About 30 percent of people with psoriasis end up developing psoriatic arthritis (PsA), a disease that often combines scaly skin plaques (psoriasis) with stiff, painful joints and swollen fingers and toes. Nail changes — including crumbling, pitting, and separation from the nailbed — are also fairly common in both conditions.
Now a study found that psoriasis patients who have nail involvement may be more apt to develop PsA in the future.
Psoriasis, which is best known for causing scaly skin plaques, can become visible anywhere on the body, including the hands, feet, face, and back. About 40 to 50 percent of the time it also impacts the nails.
In the new study, published in the Journal of Rheumatology, researchers conducted a literature review of 66 earlier studies on nail psoriasis to learn about its connection to PsA. They determined that “patients with psoriasis are three times more likely to develop PsA if they have nail symptoms.”
The researchers explained that an underlying network of tendons connects the nails with the distal interphalangeal (DIP) joint, which is located on the top knuckle of each finger (the one closest to the fingernails). “This may explain why patients with PsA, who usually present with enthesitis of the DIP joint, also frequently (although not always) present with nail changes characteristic of [nail psoriasis],” they wrote.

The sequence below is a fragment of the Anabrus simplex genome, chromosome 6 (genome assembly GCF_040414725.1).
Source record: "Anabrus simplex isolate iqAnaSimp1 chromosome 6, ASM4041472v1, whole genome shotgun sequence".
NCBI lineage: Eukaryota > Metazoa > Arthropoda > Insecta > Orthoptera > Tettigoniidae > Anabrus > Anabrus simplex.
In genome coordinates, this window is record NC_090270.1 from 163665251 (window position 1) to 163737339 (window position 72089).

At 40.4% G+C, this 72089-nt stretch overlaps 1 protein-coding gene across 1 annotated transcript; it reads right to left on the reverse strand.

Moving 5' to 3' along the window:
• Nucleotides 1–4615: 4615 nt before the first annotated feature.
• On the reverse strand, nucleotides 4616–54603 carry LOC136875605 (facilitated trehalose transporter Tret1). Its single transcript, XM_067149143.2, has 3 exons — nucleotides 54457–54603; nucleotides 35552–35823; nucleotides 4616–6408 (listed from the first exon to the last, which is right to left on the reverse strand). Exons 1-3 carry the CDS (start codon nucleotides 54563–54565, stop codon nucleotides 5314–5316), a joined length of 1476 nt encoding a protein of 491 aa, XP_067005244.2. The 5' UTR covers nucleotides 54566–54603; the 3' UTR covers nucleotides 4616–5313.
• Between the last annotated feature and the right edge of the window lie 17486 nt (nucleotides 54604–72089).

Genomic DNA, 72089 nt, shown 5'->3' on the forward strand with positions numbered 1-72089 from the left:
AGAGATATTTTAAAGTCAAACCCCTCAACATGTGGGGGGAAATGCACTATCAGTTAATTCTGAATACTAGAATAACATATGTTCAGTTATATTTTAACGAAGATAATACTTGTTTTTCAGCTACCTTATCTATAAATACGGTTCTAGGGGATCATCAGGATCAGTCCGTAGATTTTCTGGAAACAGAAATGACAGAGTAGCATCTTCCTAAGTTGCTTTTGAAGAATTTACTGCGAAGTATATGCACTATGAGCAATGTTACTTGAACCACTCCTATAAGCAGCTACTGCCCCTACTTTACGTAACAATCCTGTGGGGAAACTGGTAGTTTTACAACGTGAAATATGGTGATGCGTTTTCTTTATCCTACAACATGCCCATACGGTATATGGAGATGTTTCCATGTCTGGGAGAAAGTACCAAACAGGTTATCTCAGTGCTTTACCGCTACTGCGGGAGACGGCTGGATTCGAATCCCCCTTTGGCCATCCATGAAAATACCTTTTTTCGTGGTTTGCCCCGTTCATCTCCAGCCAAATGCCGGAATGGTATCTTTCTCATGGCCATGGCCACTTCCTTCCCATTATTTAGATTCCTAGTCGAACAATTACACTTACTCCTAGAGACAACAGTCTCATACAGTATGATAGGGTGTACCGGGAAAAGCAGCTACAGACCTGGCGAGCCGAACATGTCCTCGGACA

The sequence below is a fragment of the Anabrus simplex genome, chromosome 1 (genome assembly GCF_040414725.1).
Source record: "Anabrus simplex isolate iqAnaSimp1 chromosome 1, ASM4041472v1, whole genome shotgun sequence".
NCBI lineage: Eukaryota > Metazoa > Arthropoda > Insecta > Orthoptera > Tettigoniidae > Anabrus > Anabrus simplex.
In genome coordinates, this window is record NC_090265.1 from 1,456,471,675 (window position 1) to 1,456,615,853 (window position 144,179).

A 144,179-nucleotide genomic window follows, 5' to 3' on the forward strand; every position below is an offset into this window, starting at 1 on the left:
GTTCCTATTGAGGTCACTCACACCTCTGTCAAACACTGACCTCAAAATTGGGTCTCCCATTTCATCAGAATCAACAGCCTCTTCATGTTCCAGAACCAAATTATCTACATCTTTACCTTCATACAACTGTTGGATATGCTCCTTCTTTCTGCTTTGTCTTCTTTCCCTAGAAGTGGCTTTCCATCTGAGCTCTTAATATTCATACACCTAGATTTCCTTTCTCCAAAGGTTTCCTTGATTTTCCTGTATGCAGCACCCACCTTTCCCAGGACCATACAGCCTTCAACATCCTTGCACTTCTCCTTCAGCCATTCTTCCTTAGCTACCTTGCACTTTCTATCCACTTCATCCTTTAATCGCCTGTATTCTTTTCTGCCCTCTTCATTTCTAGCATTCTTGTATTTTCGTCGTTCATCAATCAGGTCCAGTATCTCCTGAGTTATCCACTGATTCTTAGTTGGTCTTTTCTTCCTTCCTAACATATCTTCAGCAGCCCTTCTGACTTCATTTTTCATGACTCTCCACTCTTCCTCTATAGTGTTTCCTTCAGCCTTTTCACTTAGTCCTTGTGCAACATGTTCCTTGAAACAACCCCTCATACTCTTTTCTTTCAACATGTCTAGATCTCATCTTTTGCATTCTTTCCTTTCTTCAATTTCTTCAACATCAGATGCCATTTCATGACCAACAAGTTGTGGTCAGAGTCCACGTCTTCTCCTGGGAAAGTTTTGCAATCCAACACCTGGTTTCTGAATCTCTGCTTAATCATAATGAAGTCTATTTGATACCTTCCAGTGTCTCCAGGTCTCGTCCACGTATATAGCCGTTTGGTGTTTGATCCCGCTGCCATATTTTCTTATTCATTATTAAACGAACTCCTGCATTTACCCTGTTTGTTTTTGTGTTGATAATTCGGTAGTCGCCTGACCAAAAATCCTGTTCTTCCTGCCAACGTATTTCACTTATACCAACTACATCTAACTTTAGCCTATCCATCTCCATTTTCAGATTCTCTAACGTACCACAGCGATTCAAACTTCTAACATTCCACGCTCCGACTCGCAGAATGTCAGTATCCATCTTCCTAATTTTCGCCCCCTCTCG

Enthesitis is inflammation of connective tissues like ligaments and tendons. It is common in psoriatic arthritis.
Identifying the connection between nail psoriasis and the joints presents a potential opportunity for PsA to be detected and treated earlier. People with nail psoriasis do not routinely take systemic, disease-modifying drugs that could prevent or slow PsA. More research on the topic is warranted, but this study suggests that those with nail psoriasis might benefit from such therapies, or that they should at least be monitored for joint symptoms more closely than other psoriasis patients.
The authors noted that the development of “a simple, validated, and widely accepted [nail psoriasis] scoring system and well-defined treatment guidelines for patients with [nail psoriasis]” would go a long way toward identifying psoriasis patients who are most apt to develop PsA so they can be treated more appropriately.
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Kaeley GS, et al. Nail Psoriasis: Diagnosis, Assessment, Treatment Options, and Unmet Clinical Need. Journal of Rheumatology. February 2021. doi: https://doi.org/10.3899/jrheum.201471.